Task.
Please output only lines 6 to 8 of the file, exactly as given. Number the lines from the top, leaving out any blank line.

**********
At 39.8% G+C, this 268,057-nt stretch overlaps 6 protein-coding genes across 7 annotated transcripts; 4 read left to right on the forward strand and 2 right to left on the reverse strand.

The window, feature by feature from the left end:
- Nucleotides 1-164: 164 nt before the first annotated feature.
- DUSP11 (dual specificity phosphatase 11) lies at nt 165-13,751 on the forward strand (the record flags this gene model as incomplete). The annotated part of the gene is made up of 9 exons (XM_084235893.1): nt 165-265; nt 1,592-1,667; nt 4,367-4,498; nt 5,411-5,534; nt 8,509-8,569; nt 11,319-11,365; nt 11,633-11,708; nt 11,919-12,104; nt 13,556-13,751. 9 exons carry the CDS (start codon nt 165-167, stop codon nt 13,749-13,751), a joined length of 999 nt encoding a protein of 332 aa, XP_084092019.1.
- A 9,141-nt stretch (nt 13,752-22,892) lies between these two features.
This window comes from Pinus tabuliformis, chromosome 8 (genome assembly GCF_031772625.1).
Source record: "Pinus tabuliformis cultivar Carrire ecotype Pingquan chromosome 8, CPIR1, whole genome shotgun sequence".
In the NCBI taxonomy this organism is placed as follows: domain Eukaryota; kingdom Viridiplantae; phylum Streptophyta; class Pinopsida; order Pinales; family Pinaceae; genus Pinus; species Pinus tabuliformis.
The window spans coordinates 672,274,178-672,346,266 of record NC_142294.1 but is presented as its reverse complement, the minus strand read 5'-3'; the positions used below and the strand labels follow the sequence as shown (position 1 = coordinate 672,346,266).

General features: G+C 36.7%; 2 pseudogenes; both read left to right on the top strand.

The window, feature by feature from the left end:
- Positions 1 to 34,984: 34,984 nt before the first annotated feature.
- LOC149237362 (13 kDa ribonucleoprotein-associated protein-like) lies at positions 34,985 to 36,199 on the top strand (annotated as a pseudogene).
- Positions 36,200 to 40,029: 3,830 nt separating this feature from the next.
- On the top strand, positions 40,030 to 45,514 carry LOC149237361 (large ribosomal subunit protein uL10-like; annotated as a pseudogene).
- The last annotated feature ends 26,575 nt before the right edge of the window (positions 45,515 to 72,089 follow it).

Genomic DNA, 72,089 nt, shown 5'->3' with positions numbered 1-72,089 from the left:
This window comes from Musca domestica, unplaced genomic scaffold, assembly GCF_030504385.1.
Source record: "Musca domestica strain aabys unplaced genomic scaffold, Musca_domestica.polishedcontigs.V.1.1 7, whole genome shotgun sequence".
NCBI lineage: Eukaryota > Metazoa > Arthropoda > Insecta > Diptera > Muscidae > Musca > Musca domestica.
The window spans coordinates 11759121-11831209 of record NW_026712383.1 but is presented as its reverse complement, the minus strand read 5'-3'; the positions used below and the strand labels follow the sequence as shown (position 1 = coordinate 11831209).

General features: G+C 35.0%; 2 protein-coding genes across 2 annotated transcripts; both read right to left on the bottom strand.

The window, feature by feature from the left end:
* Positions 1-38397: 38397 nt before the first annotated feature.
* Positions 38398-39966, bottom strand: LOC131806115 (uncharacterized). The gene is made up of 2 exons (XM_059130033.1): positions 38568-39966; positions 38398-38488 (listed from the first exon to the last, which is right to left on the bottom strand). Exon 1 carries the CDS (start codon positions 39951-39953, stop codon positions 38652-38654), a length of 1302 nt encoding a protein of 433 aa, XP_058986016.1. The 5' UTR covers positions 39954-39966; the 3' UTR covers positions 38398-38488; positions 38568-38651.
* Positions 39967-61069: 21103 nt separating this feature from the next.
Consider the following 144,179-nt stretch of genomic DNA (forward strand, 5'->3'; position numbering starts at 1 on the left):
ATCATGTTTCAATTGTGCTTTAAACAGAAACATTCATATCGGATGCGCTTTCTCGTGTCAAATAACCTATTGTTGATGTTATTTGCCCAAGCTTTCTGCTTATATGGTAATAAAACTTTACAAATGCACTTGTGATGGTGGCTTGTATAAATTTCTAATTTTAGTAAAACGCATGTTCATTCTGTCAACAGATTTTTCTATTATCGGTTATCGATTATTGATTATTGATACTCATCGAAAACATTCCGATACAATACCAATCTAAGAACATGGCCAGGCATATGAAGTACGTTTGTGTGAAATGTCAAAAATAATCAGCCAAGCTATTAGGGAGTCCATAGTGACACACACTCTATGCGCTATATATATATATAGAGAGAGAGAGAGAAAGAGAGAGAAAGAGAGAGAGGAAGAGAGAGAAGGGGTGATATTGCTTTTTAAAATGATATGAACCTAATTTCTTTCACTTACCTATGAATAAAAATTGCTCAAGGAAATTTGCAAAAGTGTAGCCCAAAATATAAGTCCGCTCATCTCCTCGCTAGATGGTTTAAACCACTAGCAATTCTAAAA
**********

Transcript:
This window comes from Pinus tabuliformis, chromosome 8 (genome assembly GCF_031772625.1).
Source record: "Pinus tabuliformis cultivar Carrire ecotype Pingquan chromosome 8, CPIR1, whole genome shotgun sequence".
In the NCBI taxonomy this organism is placed as follows: domain Eukaryota; kingdom Viridiplantae; phylum Streptophyta; class Pinopsida; order Pinales; family Pinaceae; genus Pinus; species Pinus tabuliformis.